For more details see the project web site: and an early blog entry about R in the insurance industry.

Changes in version 0.1.5-1:
  • Internal changes to plot.MackChainLadder to pass new checks introduced by R 2.14.0.
  • Commented out unnecessary creation of 'io' matrix in ClarkCapeCod function. Allows for analysis of very large matrices for CapeCod without running out of RAM. 'io' matrix is an integral part of ClarkLDF, and so remains in that function.
  • plot.clark method
    • Removed "conclusion" stated in QQplot of clark methods.
    • Restore 'par' settings upon exit
    • Slight change to the title
  • Reduced the minimum 'theta' boundary for weibull growth function
  • Added warnings to as.triangle if origin or dev. period are not numeric

Here is a little example using the googleVis package to display the RAA claims development triangle:

data(RAA) # example data set of the ChainLadder package
class(RAA) <- "matrix" # change the class from triangle to matrix
df <- # coerce triangle into a data.frame
names(df) <- 1981 : 1990
df$dev <-  1:10
plot(gvisLineChart(df, "dev", options=list(gvis.editor="Edit me!", hAxis.title="dev. period")))


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Installing R 2.14.0 on an iBook G4 running Mac OS 10.4.11

My 12" iBook G4 is celebrating its 8th birthday today! Time for a little present. How about R 2.14.0?

The iBook is still in daily use, mostly for browsing the web, writing e-mails and this blog; and I still use it for R as well. For a long time it run R 2.10.1, the last PowerPC binary version available on CRAN for Mac OS 10.4.11 (Tiger).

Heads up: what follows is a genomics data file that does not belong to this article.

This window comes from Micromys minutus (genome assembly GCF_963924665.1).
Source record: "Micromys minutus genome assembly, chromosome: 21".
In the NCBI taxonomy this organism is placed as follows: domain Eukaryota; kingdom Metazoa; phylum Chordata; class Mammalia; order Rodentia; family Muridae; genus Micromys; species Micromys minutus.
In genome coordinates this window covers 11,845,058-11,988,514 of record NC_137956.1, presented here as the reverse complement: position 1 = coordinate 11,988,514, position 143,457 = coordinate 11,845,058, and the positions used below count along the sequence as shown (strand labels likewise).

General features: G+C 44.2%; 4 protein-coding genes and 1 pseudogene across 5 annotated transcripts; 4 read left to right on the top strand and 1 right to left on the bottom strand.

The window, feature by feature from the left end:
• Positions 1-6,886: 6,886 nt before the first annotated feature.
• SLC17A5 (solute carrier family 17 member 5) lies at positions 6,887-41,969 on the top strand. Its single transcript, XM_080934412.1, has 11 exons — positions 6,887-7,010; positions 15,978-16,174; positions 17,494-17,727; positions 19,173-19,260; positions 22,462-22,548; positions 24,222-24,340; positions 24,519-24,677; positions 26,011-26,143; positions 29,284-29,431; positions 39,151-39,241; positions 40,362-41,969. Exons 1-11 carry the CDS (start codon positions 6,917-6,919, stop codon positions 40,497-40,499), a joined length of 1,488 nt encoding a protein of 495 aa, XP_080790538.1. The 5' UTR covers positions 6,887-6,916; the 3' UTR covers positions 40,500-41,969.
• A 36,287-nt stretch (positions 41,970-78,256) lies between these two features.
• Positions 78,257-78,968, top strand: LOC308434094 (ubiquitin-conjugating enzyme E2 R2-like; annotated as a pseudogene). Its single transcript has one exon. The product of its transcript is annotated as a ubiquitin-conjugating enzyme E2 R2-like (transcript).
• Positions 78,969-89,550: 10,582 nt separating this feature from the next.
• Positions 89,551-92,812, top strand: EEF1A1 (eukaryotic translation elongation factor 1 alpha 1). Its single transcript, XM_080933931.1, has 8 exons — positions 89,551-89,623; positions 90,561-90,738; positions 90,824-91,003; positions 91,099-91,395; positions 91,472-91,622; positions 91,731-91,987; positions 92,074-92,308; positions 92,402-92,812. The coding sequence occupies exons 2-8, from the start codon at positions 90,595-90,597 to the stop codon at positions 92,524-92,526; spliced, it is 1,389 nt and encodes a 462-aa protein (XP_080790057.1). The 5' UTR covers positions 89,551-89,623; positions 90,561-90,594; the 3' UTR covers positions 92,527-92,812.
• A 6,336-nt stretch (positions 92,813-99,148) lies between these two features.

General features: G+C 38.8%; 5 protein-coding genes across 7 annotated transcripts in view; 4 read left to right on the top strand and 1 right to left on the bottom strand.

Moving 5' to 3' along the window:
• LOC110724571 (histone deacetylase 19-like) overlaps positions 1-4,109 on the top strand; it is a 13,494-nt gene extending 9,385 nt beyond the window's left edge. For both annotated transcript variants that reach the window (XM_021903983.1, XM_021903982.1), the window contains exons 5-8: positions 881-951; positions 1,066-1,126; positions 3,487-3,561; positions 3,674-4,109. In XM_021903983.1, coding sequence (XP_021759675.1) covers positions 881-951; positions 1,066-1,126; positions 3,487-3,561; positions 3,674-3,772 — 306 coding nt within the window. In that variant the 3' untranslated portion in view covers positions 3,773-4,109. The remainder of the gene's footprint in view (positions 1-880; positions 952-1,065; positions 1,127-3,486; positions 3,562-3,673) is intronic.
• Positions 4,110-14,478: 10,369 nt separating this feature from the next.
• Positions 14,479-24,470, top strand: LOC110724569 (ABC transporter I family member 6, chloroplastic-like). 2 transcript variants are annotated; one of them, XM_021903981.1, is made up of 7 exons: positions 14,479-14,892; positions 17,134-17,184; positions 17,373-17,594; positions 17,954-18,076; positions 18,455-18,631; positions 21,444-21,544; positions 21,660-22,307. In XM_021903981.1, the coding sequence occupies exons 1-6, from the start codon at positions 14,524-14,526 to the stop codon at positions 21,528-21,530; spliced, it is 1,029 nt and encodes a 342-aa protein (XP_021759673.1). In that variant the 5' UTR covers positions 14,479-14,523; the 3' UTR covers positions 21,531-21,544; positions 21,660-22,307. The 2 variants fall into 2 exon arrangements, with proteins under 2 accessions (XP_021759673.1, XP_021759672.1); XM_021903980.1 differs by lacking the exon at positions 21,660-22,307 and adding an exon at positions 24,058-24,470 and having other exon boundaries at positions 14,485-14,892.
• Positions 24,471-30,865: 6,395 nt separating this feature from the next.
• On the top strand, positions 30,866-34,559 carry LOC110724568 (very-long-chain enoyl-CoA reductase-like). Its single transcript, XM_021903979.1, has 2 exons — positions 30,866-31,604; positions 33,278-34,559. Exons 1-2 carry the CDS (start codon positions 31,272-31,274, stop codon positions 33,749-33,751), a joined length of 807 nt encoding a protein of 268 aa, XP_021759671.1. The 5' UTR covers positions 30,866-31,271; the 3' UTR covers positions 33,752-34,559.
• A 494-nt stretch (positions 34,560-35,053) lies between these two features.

But, R 2.10.1 is a bit dated by now and for the development of my googleVis package I require at least R 2.11.0. So I decided to try installing the most recent version from source, using Xcode 2.5 and TeXLive-2008.

R 2.14.0 is expected to be released on Monday (31st October 2011). The pre-release version is already available on CRAN. I assume that the pre-release version is pretty close to the final version of R 2.14.0, so why wait?

It was actually surprisingly easy to compile the command line version of R from sources. The GUI would be a nice to have, but I am perfectly happy to run R via the Terminal, xterm and Emacs. However, it shouldn't be a surprise that running configure, make, make install on a 800 Mhz G4 with 640MB memory does take its time.
Below you will find the building details. Please feel free to get in touch with me, if you would like access to my Apple Disk Image (dmg) file. You find my e-mail address in the maintainer field of the googleVis package.

Building R from source on Mac OS 10.4 with Xcode 2.5 (gcc-4.0.1)

Before you start, make sure you have all the Apple Developer Tools installed. I have Xcode installed in /Developer/Applications.

From the pre-release directory on CRAN I downloaded the file R-rc_2011-10-28_r57465.tar.gz.

After I downloaded the file I extracted the archive and run the configure scripts to build the various Makefiles. To do this, I opened the Terminal programme (it's in the Utilities folder of Applications), changed into the directory in which I stored the tar.gz-file and typed:
tar xvfz R-rc_2011-10-28_r57465.tar.gz
cd R-rc
This process took a little while (about 15 minutes) and at the end I received the following statement:
R is now configured for powerpc-apple-darwin8.11.0

  Source directory:          .
  Installation directory:    /Library/Frameworks

  C compiler:                gcc -std=gnu99  -g -O2
  Fortran 77 compiler:       gfortran  -g -O2